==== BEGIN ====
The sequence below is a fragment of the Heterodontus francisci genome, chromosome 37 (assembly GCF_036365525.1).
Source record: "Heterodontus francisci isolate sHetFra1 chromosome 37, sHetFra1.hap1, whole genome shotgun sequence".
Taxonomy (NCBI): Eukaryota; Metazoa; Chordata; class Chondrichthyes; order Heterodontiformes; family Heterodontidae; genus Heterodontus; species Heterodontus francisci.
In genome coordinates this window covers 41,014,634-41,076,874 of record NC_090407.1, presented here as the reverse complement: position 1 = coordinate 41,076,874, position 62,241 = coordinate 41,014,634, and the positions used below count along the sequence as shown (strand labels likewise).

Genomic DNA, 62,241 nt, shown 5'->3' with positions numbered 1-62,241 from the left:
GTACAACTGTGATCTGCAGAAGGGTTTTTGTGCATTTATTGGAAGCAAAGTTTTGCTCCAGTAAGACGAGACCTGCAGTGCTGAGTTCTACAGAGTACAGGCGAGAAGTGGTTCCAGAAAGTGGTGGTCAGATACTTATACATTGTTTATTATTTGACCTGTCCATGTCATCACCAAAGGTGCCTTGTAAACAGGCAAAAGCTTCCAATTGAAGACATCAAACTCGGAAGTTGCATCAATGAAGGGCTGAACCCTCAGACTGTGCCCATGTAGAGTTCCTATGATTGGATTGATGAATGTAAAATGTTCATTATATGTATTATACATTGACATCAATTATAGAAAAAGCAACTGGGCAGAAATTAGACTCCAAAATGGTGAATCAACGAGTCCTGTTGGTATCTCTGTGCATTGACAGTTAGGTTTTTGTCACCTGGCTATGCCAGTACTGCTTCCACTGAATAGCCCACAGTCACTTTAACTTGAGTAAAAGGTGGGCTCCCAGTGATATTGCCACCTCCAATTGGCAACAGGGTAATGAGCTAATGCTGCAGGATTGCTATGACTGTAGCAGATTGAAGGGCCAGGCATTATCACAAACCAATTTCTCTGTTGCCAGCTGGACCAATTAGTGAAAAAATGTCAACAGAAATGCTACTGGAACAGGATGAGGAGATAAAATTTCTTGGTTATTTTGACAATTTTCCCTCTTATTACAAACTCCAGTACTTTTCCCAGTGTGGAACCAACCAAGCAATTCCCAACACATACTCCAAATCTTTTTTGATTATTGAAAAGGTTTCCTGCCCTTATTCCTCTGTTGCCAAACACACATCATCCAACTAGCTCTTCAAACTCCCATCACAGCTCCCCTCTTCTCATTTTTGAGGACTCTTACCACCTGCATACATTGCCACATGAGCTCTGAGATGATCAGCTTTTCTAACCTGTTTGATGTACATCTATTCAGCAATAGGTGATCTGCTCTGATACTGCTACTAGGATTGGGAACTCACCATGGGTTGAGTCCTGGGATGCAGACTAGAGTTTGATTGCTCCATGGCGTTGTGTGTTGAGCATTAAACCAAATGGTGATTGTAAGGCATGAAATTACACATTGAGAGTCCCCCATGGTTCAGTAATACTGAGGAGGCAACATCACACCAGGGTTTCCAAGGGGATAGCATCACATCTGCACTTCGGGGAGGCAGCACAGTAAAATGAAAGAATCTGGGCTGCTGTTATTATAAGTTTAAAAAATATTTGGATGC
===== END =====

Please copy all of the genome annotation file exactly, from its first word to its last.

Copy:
The sequence below is a fragment of the Heterodontus francisci genome, chromosome 37 (assembly GCF_036365525.1).
Source record: "Heterodontus francisci isolate sHetFra1 chromosome 37, sHetFra1.hap1, whole genome shotgun sequence".
Taxonomy (NCBI): Eukaryota; Metazoa; Chordata; class Chondrichthyes; order Heterodontiformes; family Heterodontidae; genus Heterodontus; species Heterodontus francisci.
In genome coordinates this window covers 41,014,634-41,076,874 of record NC_090407.1, presented here as the reverse complement: position 1 = coordinate 41,076,874, position 62,241 = coordinate 41,014,634, and the positions used below count along the sequence as shown (strand labels likewise).

Genomic DNA, 62,241 nt, shown 5'->3' with positions numbered 1-62,241 from the left:
GTACAACTGTGATCTGCAGAAGGGTTTTTGTGCATTTATTGGAAGCAAAGTTTTGCTCCAGTAAGACGAGACCTGCAGTGCTGAGTTCTACAGAGTACAGGCGAGAAGTGGTTCCAGAAAGTGGTGGTCAGATACTTATACATTGTTTATTATTTGACCTGTCCATGTCATCACCAAAGGTGCCTTGTAAACAGGCAAAAGCTTCCAATTGAAGACATCAAACTCGGAAGTTGCATCAATGAAGGGCTGAACCCTCAGACTGTGCCCATGTAGAGTTCCTATGATTGGATTGATGAATGTAAAATGTTCATTATATGTATTATACATTGACATCAATTATAGAAAAAGCAACTGGGCAGAAATTAGACTCCAAAATGGTGAATCAACGAGTCCTGTTGGTATCTCTGTGCATTGACAGTTAGGTTTTTGTCACCTGGCTATGCCAGTACTGCTTCCACTGAATAGCCCACAGTCACTTTAACTTGAGTAAAAGGTGGGCTCCCAGTGATATTGCCACCTCCAATTGGCAACAGGGTAATGAGCTAATGCTGCAGGATTGCTATGACTGTAGCAGATTGAAGGGCCAGGCATTATCACAAACCAATTTCTCTGTTGCCAGCTGGACCAATTAGTGAAAAAATGTCAACAGAAATGCTACTGGAACAGGATGAGGAGATAAAATTTCTTGGTTATTTTGACAATTTTCCCTCTTATTACAAACTCCAGTACTTTTCCCAGTGTGGAACCAACCAAGCAATTCCCAACACATACTCCAAATCTTTTTTGATTATTGAAAAGGTTTCCTGCCCTTATTCCTCTGTTGCCAAACACACATCATCCAACTAGCTCTTCAAACTCCCATCACAGCTCCCCTCTTCTCATTTTTGAGGACTCTTACCACCTGCATACATTGCCACATGAGCTCTGAGATGATCAGCTTTTCTAACCTGTTTGATGTACATCTATTCAGCAATAGGTGATCTGCTCTGATACTGCTACTAGGATTGGGAACTCACCATGGGTTGAGTCCTGGGATGCAGACTAGAGTTTGATTGCTCCATGGCGTTGTGTGTTGAGCATTAAACCAAATGGTGATTGTAAGGCATGAAATTACACATTGAGAGTCCCCCATGGTTCAGTAATACTGAGGAGGCAACATCACACCAGGGTTTCCAAGGGGATAGCATCACATCTGCACTTCGGGGAGGCAGCACAGTAAAATGAAAGAATCTGGGCTGCTGTTATTATAAGTTTAAAAAATATTTGGATGC